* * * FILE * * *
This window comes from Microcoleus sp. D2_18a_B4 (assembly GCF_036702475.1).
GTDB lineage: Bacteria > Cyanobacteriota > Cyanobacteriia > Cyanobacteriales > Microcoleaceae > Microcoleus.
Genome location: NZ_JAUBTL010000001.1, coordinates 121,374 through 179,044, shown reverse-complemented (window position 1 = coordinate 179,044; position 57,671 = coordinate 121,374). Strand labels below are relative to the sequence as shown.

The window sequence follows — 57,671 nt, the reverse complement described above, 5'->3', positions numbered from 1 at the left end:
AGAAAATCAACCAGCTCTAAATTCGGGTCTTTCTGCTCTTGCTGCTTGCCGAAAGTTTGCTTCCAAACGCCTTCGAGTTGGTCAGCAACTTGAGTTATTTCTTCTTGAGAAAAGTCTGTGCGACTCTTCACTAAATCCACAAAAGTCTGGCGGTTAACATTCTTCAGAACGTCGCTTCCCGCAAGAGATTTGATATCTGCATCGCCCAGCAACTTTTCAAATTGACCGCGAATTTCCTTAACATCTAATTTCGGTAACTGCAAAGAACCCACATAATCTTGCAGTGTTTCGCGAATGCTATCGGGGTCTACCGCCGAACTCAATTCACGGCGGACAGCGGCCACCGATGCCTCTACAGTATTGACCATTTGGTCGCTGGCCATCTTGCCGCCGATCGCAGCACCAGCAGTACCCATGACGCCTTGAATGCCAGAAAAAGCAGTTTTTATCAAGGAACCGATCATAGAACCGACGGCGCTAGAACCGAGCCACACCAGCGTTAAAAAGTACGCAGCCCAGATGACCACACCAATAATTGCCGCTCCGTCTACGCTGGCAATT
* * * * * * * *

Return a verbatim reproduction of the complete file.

This window comes from Microcoleus sp. D2_18a_B4 (assembly GCF_036702475.1).
GTDB lineage: Bacteria > Cyanobacteriota > Cyanobacteriia > Cyanobacteriales > Microcoleaceae > Microcoleus.
Genome location: NZ_JAUBTL010000001.1, coordinates 121,374 through 179,044, shown reverse-complemented (window position 1 = coordinate 179,044; position 57,671 = coordinate 121,374). Strand labels below are relative to the sequence as shown.

The window sequence follows — 57,671 nt, the reverse complement described above, 5'->3', positions numbered from 1 at the left end:
AGAAAATCAACCAGCTCTAAATTCGGGTCTTTCTGCTCTTGCTGCTTGCCGAAAGTTTGCTTCCAAACGCCTTCGAGTTGGTCAGCAACTTGAGTTATTTCTTCTTGAGAAAAGTCTGTGCGACTCTTCACTAAATCCACAAAAGTCTGGCGGTTAACATTCTTCAGAACGTCGCTTCCCGCAAGAGATTTGATATCTGCATCGCCCAGCAACTTTTCAAATTGACCGCGAATTTCCTTAACATCTAATTTCGGTAACTGCAAAGAACCCACATAATCTTGCAGTGTTTCGCGAATGCTATCGGGGTCTACCGCCGAACTCAATTCACGGCGGACAGCGGCCACCGATGCCTCTACAGTATTGACCATTTGGTCGCTGGCCATCTTGCCGCCGATCGCAGCACCAGCAGTACCCATGACGCCTTGAATGCCAGAAAAAGCAGTTTTTATCAAGGAACCGATCATAGAACCGACGGCGCTAGAACCGAGCCACACCAGCGTTAAAAAGTACGCAGCCCAGATGACCACACCAATAATTGCCGCTCCGTCTACGCTGGCAATT